# Exact ODE and Finding Integrating Factors

• greentea
In summary: If the right hand side is zero, then the integrating factor is \xi_x. If the right hand side is non-zero, then the integrating factor is \xi_y.
greentea

## Homework Statement

In my ODE class, we learned how to solve first order ordinary differential equations which are not exact yet but exact after multiplying by the right integrating factor. The integrating factor we learned about take one of the five forms: f(x), f(y), f(xy), f(x/y), and f(y/x). This is to say, the integrating factors can be a function of x only, y only, x*y, x/y, and y/x.

## Homework Equations

My teacher is expecting us to solve one of these ODE among many others about 7 minutes flat. Going through all the five possible integrating factors can be very time consuming. I want to know if there are tricks to knowing which one of the five integrating factors are more likely by perhaps examining the structure of the ODE or certain characteristics that they exhibit .

If there aren't any systematically efficient way to solve ODEs that are exact by integrating factors, are there tips or tricks in general are useful in finding the right integrating factor?

Thanks!

Solving math problems is an art. You making a certain step in solving a problem may seem obvious to you but completely surprising to someone else. There is no substitute for experience, so my tip is to look at all practice problems you have and try to guess which is the correct integrating factor before attempting to solve. You should be able to see patterns.

There are some systematic ways to get integrating factors for certain types of ODE's. The ODE's that you'll encounter are probably chosen in such a way that you can almost immediately guess the integrating factor

The idea is as follows: the first order ode Q(x,y)dx - P(x,y)dy=0
admits a one-parameter group with generator $\xi\frac{\partial}{\partial x}+\eta\frac{\partial}{\partial y}$
if the function $\mu=\frac{1}{\xi Q-\eta P}$
is an integrating factor of the ODE.

So you'll need to rewrite your ODE into the Pfaffian form above, and either remember or guess the coefficients in the generator.
We know the coefficients of some ODE's, e.g.:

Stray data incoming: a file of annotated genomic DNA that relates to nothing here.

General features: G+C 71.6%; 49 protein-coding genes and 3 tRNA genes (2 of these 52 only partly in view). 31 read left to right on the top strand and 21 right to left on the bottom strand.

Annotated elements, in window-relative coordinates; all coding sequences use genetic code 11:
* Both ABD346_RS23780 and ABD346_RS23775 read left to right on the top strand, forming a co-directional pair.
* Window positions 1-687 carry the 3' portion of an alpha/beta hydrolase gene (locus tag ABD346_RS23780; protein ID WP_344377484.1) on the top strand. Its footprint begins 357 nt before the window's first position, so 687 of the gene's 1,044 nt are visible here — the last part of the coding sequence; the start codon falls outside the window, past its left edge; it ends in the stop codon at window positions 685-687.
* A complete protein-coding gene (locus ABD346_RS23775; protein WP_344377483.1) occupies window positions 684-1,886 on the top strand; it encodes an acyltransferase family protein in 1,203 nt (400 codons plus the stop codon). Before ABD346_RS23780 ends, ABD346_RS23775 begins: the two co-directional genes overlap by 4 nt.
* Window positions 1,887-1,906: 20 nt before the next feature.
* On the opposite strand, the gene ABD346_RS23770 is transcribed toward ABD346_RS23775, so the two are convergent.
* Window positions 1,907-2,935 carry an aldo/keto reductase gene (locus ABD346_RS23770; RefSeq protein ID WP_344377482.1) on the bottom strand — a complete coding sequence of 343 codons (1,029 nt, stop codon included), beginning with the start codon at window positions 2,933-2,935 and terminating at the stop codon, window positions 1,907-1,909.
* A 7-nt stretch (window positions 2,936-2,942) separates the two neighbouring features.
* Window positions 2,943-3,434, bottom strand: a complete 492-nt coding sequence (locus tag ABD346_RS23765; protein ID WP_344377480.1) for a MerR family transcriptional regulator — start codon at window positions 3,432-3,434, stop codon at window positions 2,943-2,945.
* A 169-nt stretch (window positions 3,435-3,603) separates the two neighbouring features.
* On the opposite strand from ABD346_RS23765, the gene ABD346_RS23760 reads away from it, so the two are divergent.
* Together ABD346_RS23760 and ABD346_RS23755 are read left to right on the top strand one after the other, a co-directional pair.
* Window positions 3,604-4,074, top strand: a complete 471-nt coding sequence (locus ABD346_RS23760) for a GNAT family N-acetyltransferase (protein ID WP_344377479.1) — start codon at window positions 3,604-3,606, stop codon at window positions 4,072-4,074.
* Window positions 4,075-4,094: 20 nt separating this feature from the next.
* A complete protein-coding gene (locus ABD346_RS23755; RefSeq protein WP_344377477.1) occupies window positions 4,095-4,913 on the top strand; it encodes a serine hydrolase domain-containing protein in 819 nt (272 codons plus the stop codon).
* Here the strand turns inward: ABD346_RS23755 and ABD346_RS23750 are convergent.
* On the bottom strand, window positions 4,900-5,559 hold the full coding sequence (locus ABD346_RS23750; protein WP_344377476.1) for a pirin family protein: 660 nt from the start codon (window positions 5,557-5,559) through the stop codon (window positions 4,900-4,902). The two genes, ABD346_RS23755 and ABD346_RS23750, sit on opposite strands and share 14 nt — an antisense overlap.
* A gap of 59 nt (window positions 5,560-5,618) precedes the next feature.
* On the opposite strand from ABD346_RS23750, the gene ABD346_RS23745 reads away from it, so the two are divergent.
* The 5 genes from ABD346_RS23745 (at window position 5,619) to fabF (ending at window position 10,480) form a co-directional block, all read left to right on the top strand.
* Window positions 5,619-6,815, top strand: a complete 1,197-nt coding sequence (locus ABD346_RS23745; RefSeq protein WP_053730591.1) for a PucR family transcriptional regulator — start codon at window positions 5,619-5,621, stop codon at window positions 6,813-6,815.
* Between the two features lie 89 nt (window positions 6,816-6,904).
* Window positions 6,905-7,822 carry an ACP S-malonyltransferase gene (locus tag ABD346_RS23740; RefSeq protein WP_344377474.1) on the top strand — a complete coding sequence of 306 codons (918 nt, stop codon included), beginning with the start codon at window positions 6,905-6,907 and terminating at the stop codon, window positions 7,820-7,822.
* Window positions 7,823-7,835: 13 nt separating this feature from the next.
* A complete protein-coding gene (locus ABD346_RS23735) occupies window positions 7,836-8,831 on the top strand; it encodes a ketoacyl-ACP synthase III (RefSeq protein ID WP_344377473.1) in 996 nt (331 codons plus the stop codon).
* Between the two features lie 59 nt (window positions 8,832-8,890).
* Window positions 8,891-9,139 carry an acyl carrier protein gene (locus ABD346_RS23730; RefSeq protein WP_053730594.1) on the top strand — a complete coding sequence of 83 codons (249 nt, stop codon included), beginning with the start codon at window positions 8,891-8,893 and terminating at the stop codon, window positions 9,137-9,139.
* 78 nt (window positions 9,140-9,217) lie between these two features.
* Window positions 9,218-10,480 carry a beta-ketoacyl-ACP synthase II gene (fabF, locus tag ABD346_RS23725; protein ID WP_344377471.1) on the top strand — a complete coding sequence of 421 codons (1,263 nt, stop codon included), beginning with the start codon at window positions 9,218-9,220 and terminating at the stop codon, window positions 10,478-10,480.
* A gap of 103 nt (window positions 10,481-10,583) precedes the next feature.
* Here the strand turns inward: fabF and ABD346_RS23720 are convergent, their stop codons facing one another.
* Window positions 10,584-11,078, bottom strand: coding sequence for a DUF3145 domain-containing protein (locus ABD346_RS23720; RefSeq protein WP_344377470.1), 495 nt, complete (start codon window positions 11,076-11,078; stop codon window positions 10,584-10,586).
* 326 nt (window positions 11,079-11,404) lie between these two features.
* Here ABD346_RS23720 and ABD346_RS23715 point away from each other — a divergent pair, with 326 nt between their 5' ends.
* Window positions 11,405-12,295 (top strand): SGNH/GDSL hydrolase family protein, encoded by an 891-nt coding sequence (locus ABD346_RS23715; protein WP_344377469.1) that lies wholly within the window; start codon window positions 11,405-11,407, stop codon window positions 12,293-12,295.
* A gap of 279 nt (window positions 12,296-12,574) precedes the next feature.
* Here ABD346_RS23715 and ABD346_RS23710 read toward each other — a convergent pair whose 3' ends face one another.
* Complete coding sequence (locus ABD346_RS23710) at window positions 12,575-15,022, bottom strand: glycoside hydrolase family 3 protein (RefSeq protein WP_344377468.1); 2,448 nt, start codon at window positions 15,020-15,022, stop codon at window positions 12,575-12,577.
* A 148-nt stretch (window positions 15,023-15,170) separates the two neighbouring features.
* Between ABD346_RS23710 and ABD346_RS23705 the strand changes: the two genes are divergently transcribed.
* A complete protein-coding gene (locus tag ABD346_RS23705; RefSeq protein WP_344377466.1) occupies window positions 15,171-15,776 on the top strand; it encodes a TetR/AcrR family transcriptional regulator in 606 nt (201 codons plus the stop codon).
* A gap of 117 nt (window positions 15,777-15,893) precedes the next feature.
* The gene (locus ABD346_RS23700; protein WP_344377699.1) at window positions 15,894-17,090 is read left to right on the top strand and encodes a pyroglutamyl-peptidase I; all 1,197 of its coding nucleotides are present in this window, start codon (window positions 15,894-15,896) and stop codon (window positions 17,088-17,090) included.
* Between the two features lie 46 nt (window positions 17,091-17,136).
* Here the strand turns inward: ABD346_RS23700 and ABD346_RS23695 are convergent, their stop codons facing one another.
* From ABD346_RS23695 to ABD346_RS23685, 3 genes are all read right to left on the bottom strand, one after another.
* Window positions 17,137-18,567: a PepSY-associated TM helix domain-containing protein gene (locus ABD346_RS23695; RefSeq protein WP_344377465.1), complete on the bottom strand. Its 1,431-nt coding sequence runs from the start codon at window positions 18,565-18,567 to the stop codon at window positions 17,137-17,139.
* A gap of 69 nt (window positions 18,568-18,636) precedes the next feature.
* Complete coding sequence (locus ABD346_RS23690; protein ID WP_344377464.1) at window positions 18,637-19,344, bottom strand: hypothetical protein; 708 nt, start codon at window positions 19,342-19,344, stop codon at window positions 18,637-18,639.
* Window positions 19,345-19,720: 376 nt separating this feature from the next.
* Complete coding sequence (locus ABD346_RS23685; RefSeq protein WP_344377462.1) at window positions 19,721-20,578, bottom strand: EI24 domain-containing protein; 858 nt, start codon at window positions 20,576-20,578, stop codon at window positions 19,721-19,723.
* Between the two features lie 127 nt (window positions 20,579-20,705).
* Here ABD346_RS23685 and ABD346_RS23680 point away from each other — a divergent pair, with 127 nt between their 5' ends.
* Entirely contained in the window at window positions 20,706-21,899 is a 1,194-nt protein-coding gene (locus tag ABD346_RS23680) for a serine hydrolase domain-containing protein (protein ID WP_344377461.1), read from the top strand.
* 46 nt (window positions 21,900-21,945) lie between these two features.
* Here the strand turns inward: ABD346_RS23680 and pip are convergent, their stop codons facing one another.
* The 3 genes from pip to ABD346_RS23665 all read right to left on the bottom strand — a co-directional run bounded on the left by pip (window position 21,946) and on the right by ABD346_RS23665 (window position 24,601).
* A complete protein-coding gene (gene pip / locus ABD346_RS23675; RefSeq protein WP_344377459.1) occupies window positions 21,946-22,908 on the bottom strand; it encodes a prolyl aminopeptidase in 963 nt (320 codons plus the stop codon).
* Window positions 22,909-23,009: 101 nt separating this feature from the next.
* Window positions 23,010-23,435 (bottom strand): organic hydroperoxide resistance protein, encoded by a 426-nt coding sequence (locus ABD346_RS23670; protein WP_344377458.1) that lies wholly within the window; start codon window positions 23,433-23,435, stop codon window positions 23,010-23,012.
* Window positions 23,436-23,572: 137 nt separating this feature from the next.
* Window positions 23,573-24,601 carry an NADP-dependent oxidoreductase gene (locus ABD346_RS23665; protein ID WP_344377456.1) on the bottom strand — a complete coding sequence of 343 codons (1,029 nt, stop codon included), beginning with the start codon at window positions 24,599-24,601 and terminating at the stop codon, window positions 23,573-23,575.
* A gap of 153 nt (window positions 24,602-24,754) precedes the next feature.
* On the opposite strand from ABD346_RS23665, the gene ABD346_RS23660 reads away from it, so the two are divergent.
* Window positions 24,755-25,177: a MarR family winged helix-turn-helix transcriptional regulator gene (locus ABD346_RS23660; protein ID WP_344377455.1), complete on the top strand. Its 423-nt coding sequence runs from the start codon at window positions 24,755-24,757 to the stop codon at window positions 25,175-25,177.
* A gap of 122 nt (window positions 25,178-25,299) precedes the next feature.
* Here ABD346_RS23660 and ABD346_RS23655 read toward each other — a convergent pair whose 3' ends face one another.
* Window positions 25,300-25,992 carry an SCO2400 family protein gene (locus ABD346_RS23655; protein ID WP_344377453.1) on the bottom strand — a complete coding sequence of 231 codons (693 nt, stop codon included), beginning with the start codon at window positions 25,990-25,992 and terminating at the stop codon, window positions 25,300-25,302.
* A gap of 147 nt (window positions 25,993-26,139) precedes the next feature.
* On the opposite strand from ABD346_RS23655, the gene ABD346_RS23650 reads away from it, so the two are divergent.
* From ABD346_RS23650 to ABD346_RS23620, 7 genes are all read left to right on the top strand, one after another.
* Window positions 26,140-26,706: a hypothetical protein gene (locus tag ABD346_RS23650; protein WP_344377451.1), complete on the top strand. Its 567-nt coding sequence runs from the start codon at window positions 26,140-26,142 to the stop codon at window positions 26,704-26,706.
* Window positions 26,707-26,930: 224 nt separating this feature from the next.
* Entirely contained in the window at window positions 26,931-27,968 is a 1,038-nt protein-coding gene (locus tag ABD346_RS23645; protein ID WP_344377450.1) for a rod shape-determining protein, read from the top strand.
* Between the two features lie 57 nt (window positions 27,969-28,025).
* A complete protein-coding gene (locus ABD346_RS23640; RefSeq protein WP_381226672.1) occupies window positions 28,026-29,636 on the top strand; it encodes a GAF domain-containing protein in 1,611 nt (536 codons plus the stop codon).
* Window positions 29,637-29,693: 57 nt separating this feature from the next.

y'=f(x) $\xi=0,\eta=1$
y'=f(y) $\xi=1,\eta=0$
y'=f(y/x) $\xi=x,\eta=y$
y'=y/x +xf(y/x) $\xi=1,\eta=\frac{y}{x}$
y'=y/(x+f(y)) $\xi=y,\eta=0$
xy'=y+f(x) $\xi=0,\eta=x$

you can check if your generator is correct for your ODE $y'(x,y)=\omega(x,y)$ by substituting it into the equation for the linearized symmetry generator:
$\eta_x+(\eta_y-\xi_x)\omega - \xi_y\omega^2=\xi\omega_x+\eta\omega_y$

## 1. What is an exact differential equation?

An exact differential equation is a type of ordinary differential equation (ODE) that can be solved analytically without the need for any arbitrary constants. It is called "exact" because it can be written in the form of a total differential, where the variables are separated and the coefficients are functions of those variables.

## 2. How do you determine if a differential equation is exact?

To determine if a differential equation is exact, you can use the method of checking for the existence of an integrating factor. If an integrating factor can be found, then the equation is exact. Additionally, you can also check if the equation satisfies the condition of Clairaut's theorem, which states that if the partial derivatives of the equation are continuous, then it is exact.

## 3. What is an integrating factor?

An integrating factor is a function that is multiplied to both sides of an exact differential equation to make it solvable. It is usually expressed as a function of one of the variables in the equation and is used to convert the equation into a total differential form.

## 4. How do you find the integrating factor for an exact differential equation?

The general method for finding an integrating factor involves multiplying the equation by a function, taking the partial derivative with respect to one of the variables, and then equating it to the opposite of the partial derivative with respect to the other variable. This will result in an ordinary differential equation that can be solved for the integrating factor.

## 5. Why is finding an integrating factor useful in solving exact differential equations?

Integrating factors allow us to convert a non-exact differential equation into an exact one, making it easier to solve. It also helps in simplifying the process of solving differential equations, as it eliminates the need for guesswork and arbitrary constants. Additionally, integrating factors can help us find a particular solution to the equation, which can be used to find the general solution.

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